Peugeot 306 Spark Plugs

Due to a feeling of poor performance, skipping a beat and just feeling like it wasn’t firing on all cylinders – actually – thought I’d change the plugs. For some reason it’s one of the things I should have at least looked at, but never bothered with.

At £16 for a set of originals, it’s cheap worthwhile maintenance. The only annoyance is that an extra long spark socket had to be purchased as the two I had from sets were the wrong size, still just a couple of quid extra. Fortunately the HT leads were all in good condition, just a quick clean with a wire brush, some WD-40 and ready to be refitted. In all the job took about 30mins and the car is running much smoother and has more power.

Taking a look at the old plugs is important as it yields useful info about what’s happening in the engine. These plugs, laid out in the order they were removed, show cylinder 3 was suffering from a bad connection to the HT lead. The rusting of the protruding connector likely happened due to water getting behind the HT lead/engine block seal and resultant arcing. Unfortunately the design on the engine block funnels water to cylinder 2 & 3 when the engine is being cleaned. The NGK plugs here are performance, not going by the ‘R’ which might furtively suggest ‘race’ but that there are two electrodes to the side. The standard is one over the top, this alternative configuration can be better for increasing life of the plug by providing more ignition surface. I consider it pointless, as there are other things that’ll kill the spark plugs, and the diagnostic info from checking them is more useful for addressing other issues (oil burning, fuel mixture, etc.).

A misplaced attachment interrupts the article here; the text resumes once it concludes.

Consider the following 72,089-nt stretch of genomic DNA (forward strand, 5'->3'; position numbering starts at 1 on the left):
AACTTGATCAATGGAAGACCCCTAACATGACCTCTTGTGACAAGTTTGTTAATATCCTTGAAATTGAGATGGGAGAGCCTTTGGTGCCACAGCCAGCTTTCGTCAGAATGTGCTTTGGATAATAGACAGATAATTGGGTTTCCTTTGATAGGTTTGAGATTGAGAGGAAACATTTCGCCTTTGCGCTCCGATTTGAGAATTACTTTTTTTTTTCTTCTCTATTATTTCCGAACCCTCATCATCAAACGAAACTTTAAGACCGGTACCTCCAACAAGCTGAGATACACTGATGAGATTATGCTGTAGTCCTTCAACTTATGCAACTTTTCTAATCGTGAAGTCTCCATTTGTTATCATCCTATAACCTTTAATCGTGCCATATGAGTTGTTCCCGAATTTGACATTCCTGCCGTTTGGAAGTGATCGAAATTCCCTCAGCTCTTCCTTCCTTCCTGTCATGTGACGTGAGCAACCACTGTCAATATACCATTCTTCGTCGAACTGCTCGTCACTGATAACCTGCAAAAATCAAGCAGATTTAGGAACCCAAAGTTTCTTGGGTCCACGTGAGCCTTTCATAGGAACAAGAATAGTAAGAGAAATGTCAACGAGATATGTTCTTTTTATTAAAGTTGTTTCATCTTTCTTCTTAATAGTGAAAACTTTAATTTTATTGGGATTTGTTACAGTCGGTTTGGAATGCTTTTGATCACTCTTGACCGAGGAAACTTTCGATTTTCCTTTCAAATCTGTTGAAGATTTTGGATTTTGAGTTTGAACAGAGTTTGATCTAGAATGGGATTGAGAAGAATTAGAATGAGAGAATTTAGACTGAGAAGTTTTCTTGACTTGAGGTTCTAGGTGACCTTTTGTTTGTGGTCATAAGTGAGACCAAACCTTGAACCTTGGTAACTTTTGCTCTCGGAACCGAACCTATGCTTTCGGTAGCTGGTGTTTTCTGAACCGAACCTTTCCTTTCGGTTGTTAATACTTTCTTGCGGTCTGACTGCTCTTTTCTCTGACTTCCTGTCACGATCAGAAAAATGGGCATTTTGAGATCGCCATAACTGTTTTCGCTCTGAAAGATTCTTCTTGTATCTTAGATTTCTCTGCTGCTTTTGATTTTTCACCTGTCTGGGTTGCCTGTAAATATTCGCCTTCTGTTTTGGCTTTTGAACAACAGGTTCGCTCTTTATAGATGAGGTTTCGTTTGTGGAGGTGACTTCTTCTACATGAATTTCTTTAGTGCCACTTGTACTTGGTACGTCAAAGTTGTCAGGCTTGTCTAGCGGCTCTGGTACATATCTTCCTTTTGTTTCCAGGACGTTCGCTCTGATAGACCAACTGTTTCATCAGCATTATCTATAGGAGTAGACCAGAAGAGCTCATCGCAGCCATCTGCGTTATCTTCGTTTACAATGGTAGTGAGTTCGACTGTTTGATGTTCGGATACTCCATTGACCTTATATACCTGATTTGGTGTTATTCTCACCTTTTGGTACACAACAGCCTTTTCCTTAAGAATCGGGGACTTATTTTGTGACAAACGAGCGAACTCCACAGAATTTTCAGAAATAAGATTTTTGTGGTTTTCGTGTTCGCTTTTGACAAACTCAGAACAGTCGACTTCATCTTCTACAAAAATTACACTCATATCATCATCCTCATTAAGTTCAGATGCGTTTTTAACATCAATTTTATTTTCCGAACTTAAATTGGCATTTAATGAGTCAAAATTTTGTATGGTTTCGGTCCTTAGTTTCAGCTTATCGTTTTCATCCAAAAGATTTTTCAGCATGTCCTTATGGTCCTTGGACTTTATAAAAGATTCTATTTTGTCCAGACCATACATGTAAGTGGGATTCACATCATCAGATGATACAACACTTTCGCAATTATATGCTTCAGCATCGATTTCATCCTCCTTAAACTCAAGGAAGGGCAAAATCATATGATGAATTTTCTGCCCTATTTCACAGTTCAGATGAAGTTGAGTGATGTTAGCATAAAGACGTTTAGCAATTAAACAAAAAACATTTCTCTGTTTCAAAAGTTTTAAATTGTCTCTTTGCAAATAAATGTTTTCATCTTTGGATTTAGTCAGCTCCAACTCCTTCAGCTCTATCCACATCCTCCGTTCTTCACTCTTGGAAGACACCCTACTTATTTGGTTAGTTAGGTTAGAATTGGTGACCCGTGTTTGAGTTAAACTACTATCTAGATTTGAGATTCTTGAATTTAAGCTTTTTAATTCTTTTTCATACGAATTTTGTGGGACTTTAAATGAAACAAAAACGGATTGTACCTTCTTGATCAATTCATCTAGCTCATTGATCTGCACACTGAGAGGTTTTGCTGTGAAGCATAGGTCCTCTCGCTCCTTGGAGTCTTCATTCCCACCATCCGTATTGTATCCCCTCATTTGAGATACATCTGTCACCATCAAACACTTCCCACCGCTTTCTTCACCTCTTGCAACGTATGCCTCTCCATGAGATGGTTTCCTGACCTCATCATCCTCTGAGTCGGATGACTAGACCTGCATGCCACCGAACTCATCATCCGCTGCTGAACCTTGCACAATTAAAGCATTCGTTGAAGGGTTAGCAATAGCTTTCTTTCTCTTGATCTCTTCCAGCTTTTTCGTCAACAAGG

Anywhere from £60 to over £100 done at a garage, sorted at home for £16.

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